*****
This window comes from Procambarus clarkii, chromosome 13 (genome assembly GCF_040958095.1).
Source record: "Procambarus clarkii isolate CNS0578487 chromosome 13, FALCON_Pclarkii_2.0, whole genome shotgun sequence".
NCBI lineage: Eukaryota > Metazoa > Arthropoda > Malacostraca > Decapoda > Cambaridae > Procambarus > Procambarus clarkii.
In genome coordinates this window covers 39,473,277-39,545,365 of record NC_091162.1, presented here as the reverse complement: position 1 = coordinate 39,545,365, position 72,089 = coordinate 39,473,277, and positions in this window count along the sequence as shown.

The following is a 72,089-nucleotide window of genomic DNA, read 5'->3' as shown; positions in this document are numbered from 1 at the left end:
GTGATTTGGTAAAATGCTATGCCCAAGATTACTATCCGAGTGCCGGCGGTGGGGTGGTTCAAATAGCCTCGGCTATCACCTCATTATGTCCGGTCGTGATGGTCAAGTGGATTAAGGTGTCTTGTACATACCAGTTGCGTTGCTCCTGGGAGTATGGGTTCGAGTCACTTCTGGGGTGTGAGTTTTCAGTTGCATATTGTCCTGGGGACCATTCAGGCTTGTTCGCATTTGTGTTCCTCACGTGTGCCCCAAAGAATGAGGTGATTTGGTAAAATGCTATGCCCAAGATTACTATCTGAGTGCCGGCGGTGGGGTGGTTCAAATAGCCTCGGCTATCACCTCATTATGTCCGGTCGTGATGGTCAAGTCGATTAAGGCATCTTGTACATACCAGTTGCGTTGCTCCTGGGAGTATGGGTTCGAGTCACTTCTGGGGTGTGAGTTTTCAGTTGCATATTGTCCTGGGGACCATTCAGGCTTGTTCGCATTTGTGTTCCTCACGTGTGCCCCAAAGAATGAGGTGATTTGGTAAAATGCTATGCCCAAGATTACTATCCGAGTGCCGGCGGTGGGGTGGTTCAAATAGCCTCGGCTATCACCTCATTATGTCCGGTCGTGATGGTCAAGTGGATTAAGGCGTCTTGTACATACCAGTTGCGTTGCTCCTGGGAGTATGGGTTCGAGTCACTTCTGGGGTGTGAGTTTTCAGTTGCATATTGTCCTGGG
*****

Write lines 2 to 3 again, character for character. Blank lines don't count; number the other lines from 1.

Source record: "Procambarus clarkii isolate CNS0578487 chromosome 13, FALCON_Pclarkii_2.0, whole genome shotgun sequence".
NCBI lineage: Eukaryota > Metazoa > Arthropoda > Malacostraca > Decapoda > Cambaridae > Procambarus > Procambarus clarkii.